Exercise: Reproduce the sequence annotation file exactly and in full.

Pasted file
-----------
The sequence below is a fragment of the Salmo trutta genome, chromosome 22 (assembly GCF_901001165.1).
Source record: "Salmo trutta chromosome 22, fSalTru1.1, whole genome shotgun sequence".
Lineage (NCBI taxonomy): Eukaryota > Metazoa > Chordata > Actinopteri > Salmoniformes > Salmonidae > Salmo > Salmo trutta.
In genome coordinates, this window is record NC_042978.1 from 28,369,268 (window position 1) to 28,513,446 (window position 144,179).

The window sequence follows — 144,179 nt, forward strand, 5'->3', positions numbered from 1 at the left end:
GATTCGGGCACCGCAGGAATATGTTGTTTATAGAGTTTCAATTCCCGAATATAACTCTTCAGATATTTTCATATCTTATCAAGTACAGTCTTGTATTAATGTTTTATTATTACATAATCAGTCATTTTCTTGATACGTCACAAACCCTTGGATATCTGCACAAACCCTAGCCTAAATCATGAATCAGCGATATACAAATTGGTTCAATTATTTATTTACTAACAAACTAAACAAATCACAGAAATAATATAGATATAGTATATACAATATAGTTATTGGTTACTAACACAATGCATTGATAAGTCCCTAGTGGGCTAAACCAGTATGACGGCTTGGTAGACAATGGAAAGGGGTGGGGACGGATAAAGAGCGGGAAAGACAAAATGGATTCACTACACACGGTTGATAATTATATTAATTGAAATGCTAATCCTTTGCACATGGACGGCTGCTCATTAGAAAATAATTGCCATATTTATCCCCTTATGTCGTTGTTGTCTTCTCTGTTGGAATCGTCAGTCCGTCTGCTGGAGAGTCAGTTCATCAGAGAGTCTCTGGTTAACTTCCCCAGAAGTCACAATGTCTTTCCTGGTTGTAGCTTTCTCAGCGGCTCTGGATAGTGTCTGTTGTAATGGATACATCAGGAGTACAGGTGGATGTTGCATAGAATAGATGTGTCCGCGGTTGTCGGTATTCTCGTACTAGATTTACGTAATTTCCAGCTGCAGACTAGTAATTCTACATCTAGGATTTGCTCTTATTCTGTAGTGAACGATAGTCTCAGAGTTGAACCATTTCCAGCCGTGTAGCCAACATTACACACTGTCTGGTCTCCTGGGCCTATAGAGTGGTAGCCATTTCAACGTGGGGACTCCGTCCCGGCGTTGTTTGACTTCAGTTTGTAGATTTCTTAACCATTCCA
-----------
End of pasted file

The sequence below is a fragment of the Salmo trutta genome, chromosome 22 (assembly GCF_901001165.1).
Source record: "Salmo trutta chromosome 22, fSalTru1.1, whole genome shotgun sequence".
Lineage (NCBI taxonomy): Eukaryota > Metazoa > Chordata > Actinopteri > Salmoniformes > Salmonidae > Salmo > Salmo trutta.
In genome coordinates, this window is record NC_042978.1 from 28,369,268 (window position 1) to 28,513,446 (window position 144,179).

The window sequence follows — 144,179 nt, forward strand, 5'->3', positions numbered from 1 at the left end:
GATTCGGGCACCGCAGGAATATGTTGTTTATAGAGTTTCAATTCCCGAATATAACTCTTCAGATATTTTCATATCTTATCAAGTACAGTCTTGTATTAATGTTTTATTATTACATAATCAGTCATTTTCTTGATACGTCACAAACCCTTGGATATCTGCACAAACCCTAGCCTAAATCATGAATCAGCGATATACAAATTGGTTCAATTATTTATTTACTAACAAACTAAACAAATCACAGAAATAATATAGATATAGTATATACAATATAGTTATTGGTTACTAACACAATGCATTGATAAGTCCCTAGTGGGCTAAACCAGTATGACGGCTTGGTAGACAATGGAAAGGGGTGGGGACGGATAAAGAGCGGGAAAGACAAAATGGATTCACTACACACGGTTGATAATTATATTAATTGAAATGCTAATCCTTTGCACATGGACGGCTGCTCATTAGAAAATAATTGCCATATTTATCCCCTTATGTCGTTGTTGTCTTCTCTGTTGGAATCGTCAGTCCGTCTGCTGGAGAGTCAGTTCATCAGAGAGTCTCTGGTTAACTTCCCCAGAAGTCACAATGTCTTTCCTGGTTGTAGCTTTCTCAGCGGCTCTGGATAGTGTCTGTTGTAATGGATACATCAGGAGTACAGGTGGATGTTGCATAGAATAGATGTGTCCGCGGTTGTCGGTATTCTCGTACTAGATTTACGTAATTTCCAGCTGCAGACTAGTAATTCTACATCTAGGATTTGCTCTTATTCTGTAGTGAACGATAGTCTCAGAGTTGAACCATTTCCAGCCGTGTAGCCAACATTACACACTGTCTGGTCTCCTGGGCCTATAGAGTGGTAGCCATTTCAACGTGGGGACTCCGTCCCGGCGTTGTTTGACTTCAGTTTGTAGATTTCTTAACCATTCCA